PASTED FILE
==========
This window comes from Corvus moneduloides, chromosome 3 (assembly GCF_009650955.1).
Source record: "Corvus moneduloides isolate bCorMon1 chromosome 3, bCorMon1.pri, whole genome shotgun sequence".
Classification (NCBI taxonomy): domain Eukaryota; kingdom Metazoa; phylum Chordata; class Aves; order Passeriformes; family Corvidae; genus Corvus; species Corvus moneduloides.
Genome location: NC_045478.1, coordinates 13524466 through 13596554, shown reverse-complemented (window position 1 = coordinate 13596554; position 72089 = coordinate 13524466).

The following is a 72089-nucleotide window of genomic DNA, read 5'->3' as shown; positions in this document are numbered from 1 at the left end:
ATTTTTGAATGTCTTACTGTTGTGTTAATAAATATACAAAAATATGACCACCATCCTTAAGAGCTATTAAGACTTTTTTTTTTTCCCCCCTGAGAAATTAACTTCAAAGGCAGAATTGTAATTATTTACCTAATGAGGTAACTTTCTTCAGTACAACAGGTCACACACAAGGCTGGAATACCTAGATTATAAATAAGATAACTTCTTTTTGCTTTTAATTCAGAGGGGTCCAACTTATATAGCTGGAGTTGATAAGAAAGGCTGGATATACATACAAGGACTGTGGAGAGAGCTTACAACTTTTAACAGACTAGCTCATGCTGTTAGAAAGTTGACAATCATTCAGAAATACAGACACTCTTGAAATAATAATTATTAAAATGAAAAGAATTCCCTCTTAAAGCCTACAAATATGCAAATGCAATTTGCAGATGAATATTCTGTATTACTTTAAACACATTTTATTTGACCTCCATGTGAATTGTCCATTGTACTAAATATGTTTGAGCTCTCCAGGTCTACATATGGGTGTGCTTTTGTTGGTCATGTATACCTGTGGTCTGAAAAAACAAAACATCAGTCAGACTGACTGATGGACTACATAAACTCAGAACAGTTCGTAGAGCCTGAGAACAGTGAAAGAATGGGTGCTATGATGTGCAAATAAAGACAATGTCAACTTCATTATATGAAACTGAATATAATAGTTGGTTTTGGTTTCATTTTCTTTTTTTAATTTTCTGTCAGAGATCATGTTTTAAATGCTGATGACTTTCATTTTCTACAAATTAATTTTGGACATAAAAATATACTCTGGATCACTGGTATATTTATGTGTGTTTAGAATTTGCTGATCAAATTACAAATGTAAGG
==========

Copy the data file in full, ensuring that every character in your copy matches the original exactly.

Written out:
This window comes from Corvus moneduloides, chromosome 3 (assembly GCF_009650955.1).
Source record: "Corvus moneduloides isolate bCorMon1 chromosome 3, bCorMon1.pri, whole genome shotgun sequence".
Classification (NCBI taxonomy): domain Eukaryota; kingdom Metazoa; phylum Chordata; class Aves; order Passeriformes; family Corvidae; genus Corvus; species Corvus moneduloides.
Genome location: NC_045478.1, coordinates 13524466 through 13596554, shown reverse-complemented (window position 1 = coordinate 13596554; position 72089 = coordinate 13524466).

The following is a 72089-nucleotide window of genomic DNA, read 5'->3' as shown; positions in this document are numbered from 1 at the left end:
ATTTTTGAATGTCTTACTGTTGTGTTAATAAATATACAAAAATATGACCACCATCCTTAAGAGCTATTAAGACTTTTTTTTTTTCCCCCCTGAGAAATTAACTTCAAAGGCAGAATTGTAATTATTTACCTAATGAGGTAACTTTCTTCAGTACAACAGGTCACACACAAGGCTGGAATACCTAGATTATAAATAAGATAACTTCTTTTTGCTTTTAATTCAGAGGGGTCCAACTTATATAGCTGGAGTTGATAAGAAAGGCTGGATATACATACAAGGACTGTGGAGAGAGCTTACAACTTTTAACAGACTAGCTCATGCTGTTAGAAAGTTGACAATCATTCAGAAATACAGACACTCTTGAAATAATAATTATTAAAATGAAAAGAATTCCCTCTTAAAGCCTACAAATATGCAAATGCAATTTGCAGATGAATATTCTGTATTACTTTAAACACATTTTATTTGACCTCCATGTGAATTGTCCATTGTACTAAATATGTTTGAGCTCTCCAGGTCTACATATGGGTGTGCTTTTGTTGGTCATGTATACCTGTGGTCTGAAAAAACAAAACATCAGTCAGACTGACTGATGGACTACATAAACTCAGAACAGTTCGTAGAGCCTGAGAACAGTGAAAGAATGGGTGCTATGATGTGCAAATAAAGACAATGTCAACTTCATTATATGAAACTGAATATAATAGTTGGTTTTGGTTTCATTTTCTTTTTTTAATTTTCTGTCAGAGATCATGTTTTAAATGCTGATGACTTTCATTTTCTACAAATTAATTTTGGACATAAAAATATACTCTGGATCACTGGTATATTTATGTGTGTTTAGAATTTGCTGATCAAATTACAAATGTAAGG